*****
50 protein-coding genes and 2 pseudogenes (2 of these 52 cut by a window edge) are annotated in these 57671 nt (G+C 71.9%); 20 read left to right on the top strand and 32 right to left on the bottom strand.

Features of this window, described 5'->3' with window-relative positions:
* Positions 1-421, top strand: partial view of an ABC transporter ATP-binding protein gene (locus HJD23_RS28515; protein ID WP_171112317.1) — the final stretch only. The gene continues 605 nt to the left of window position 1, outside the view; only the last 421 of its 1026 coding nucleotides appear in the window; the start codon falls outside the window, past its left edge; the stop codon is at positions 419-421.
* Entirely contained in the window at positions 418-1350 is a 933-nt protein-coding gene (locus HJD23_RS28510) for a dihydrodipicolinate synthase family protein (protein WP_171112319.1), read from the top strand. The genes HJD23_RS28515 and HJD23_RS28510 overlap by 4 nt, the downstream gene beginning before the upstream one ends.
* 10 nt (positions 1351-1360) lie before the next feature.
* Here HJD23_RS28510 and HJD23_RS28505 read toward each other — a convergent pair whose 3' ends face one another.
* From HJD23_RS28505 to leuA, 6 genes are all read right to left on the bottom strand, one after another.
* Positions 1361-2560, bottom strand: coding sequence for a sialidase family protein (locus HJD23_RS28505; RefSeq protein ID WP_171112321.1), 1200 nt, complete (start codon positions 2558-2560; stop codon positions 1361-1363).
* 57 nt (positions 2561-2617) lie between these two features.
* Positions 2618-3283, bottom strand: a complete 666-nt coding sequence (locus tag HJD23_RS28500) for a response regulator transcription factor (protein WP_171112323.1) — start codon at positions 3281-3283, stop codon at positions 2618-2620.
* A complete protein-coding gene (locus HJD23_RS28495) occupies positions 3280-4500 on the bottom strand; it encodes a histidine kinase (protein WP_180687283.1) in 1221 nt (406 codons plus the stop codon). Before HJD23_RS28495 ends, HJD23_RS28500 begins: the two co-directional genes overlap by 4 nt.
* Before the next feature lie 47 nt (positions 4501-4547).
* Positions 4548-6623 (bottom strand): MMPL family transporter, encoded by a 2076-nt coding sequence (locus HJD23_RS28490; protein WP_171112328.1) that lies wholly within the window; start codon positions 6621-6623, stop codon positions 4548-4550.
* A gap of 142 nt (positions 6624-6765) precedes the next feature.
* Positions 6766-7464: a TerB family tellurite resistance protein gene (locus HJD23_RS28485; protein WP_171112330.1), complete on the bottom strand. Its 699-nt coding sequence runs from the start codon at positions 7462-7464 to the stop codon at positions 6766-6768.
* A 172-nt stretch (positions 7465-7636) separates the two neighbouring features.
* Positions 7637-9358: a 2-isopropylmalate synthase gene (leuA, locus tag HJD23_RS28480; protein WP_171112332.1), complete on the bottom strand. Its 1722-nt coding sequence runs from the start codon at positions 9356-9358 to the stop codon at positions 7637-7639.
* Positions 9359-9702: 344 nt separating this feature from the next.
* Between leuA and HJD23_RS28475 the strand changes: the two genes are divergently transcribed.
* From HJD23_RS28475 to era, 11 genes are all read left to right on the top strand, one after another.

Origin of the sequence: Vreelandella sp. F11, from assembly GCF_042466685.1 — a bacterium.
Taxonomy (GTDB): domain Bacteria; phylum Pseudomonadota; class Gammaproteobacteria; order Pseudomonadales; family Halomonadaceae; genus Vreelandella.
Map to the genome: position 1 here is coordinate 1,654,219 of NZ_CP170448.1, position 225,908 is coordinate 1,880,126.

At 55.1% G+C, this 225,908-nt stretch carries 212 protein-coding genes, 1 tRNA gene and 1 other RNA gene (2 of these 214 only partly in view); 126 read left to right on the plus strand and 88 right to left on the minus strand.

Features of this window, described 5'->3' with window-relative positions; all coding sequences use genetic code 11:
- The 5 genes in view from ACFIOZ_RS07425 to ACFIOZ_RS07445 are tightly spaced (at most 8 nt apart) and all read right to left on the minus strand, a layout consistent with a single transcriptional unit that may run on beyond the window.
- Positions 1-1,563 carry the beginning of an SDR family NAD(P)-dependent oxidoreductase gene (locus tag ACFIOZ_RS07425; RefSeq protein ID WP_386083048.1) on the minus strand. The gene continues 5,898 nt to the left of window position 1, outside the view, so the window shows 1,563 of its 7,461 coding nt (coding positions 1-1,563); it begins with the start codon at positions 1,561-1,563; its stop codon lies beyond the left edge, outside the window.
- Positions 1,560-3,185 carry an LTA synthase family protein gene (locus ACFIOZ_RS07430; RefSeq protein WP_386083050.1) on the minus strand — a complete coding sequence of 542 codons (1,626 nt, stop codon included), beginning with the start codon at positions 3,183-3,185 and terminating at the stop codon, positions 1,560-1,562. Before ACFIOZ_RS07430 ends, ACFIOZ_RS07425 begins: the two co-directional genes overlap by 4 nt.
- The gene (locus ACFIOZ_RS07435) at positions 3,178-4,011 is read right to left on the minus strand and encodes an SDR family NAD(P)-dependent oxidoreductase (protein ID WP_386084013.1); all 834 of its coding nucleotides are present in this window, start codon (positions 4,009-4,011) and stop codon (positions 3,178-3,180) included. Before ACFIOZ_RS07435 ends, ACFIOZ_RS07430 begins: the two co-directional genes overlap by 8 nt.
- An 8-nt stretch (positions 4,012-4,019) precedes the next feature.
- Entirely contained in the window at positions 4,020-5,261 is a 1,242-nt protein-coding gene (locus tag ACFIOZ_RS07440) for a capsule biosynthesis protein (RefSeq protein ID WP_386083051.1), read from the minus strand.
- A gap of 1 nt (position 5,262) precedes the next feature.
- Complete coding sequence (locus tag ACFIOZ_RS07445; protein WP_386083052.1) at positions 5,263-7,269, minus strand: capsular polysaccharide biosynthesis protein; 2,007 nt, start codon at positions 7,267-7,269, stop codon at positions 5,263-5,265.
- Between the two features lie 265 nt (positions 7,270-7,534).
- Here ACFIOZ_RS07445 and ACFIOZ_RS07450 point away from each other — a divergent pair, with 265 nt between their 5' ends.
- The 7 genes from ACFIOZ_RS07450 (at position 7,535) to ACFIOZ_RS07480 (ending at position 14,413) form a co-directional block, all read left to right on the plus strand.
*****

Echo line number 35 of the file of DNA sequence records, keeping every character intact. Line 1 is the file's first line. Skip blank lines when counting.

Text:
- Here ACFIOZ_RS07445 and ACFIOZ_RS07450 point away from each other — a divergent pair, with 265 nt between their 5' ends.